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Aviation is key part of economic recovery
December 20, 2011
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  • By: Paul Gosar
    America takes pride in the fact that it is a mobile society. Americans can travel from place to place relatively cheaply and easily in a way that previous generations could never have dreamed and in ways people in other countries can only envy.
    In modern times, one of our most important forms of transportation is our aviation system. No other form of transportation can transport people as quickly and inexpensively as our aviation system. Arizonans benefit culturally and socially from this mobility. However, perhaps most importantly in difficult times like this, aviation is absolutely critical for business, the economy, and job creation.
    Arizona’s economy as a whole is greatly enhanced by aviation, and this fact is especially true of Arizona’s First Congressional District.
    Arizona’s First Congressional District is the largest district in the state. While all districts are roughly equal in population, the First District makes up roughly half of the state’s land mass because it includes the vast majority of Arizona’s rural areas. These areas are some of the most beautiful places in the country where many Arizonans choose to live their lives.
    Yet, without transportation to and from these areas, business would be stifled, production of valuable resources would be hampered, and maintaining the great quality of life experienced by many Arizonans who live in these areas would be impractical, if not impossible.
    Indeed, our aviation system is central to the district’s economy and way of life. There are over 20 community and rural airports in the district and these are vital to the regional economy. They provide transportation for businessmen and women to come to and from the district and also provide transportation for goods and services to and from the district. Additionally, our aviation system allows for tourists to visit the many beautiful natural and cultural attractions in the district.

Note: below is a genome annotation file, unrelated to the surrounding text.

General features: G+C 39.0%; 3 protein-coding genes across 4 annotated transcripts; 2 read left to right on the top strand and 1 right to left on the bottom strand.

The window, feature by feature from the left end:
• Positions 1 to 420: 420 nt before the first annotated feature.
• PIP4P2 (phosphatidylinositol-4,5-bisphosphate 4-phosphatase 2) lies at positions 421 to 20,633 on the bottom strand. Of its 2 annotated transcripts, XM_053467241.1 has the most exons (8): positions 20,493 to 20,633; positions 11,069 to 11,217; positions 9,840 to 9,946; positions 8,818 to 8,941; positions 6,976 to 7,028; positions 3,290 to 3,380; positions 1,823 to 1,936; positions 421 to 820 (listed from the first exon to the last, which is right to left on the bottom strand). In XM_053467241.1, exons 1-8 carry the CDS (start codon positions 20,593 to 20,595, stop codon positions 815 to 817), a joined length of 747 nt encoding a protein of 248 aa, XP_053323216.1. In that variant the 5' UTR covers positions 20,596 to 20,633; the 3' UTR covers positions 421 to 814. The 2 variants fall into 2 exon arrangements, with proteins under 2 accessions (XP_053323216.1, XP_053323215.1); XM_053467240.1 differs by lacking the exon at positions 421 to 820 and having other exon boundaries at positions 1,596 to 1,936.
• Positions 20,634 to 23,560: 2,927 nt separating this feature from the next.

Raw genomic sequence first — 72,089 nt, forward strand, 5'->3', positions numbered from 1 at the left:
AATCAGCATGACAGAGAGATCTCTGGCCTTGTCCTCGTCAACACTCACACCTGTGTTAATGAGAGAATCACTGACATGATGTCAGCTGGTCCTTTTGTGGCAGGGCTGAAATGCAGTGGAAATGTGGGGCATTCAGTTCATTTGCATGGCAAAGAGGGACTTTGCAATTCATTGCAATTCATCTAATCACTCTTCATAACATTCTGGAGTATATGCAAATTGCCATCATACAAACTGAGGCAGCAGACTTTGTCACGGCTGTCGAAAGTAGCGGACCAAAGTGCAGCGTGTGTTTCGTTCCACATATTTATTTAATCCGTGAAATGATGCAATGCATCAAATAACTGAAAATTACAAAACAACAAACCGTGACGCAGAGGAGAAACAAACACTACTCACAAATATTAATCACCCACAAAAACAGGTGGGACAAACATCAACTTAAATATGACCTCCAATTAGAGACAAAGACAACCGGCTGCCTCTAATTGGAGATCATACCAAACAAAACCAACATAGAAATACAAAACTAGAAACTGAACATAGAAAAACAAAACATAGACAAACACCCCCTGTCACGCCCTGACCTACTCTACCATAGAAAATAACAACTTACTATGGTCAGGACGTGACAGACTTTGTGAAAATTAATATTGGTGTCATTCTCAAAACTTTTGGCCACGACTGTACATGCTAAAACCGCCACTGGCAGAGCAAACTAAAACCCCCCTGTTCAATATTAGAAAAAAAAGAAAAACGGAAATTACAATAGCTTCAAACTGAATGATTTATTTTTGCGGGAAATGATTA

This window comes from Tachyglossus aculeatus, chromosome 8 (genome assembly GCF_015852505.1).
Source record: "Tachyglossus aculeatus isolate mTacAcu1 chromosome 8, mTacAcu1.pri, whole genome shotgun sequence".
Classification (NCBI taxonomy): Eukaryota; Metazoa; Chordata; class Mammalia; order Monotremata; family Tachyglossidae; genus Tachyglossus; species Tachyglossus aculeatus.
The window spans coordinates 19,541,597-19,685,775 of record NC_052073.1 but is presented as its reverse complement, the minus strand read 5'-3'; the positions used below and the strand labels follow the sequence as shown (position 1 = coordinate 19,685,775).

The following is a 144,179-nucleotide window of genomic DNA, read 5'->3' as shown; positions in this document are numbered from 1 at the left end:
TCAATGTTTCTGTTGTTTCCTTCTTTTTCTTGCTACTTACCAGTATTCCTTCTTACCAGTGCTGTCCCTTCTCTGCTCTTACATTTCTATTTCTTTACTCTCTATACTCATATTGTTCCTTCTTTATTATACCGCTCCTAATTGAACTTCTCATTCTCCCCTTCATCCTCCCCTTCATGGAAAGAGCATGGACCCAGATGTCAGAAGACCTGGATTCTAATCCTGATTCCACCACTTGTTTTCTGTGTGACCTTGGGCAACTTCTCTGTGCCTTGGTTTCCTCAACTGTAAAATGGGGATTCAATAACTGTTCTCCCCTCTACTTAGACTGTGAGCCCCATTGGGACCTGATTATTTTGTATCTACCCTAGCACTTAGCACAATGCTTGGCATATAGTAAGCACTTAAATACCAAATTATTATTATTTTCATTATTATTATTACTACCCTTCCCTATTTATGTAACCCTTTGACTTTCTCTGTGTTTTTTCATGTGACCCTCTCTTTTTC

Some truly unique opportunities, such as tourism flights over the Grand Canyon, play a central role in the district’s unique character and identity. This sort of tourism is as important to the economy as the goods and services transported out of the district through aviation. So while aviation is important for the state, it is absolutely vital to the people of our district, whom I represent. That is why I am a big supporter of aviation and a member of the Congressional General Aviation Caucus.
    Let’s look at the facts: Arizona as a whole benefits enormously from aviation. According to the 2008 Arizona State Airports Systems Plan by the Arizona Department of Transportation, the total economic impact of aviation on the Arizona economy is $38.5 billion. It generates $1.8 billion in tax revenue. Aviation supports 470,000 jobs, paying out $14.7 billion in wages. In addition, there are three Air Force bases in Arizona that likewise bring jobs and extraordinary men and women to our communities.
    Arizona’s First Congressional District also benefits in several unique ways from aviation. For example, tourism flights over the Grand Canyon are a major draw for tourists and produce thousands of jobs for Arizonans. Additionally, Embry-Riddle Aeronautical University in Prescott is one of only two aeronautical universities in the nation and has the nation’s only master’s degree program in safety science. As such, ERAU benefits the district both economically and culturally while attracting businesses and students to the district.
    The bottom line is that aviation in all its forms, be it business, tourism, entertainment, education, or the military, is uniquely important to Arizona’s First Congressional District. As the U.S. representative of the district, it is my responsibility and privilege to assure that aviation is encouraged and allowed to flourish. The people of Arizona’s First Congressional District would expect no less, and I do not intend to let them down.

    Date: 2011-12-16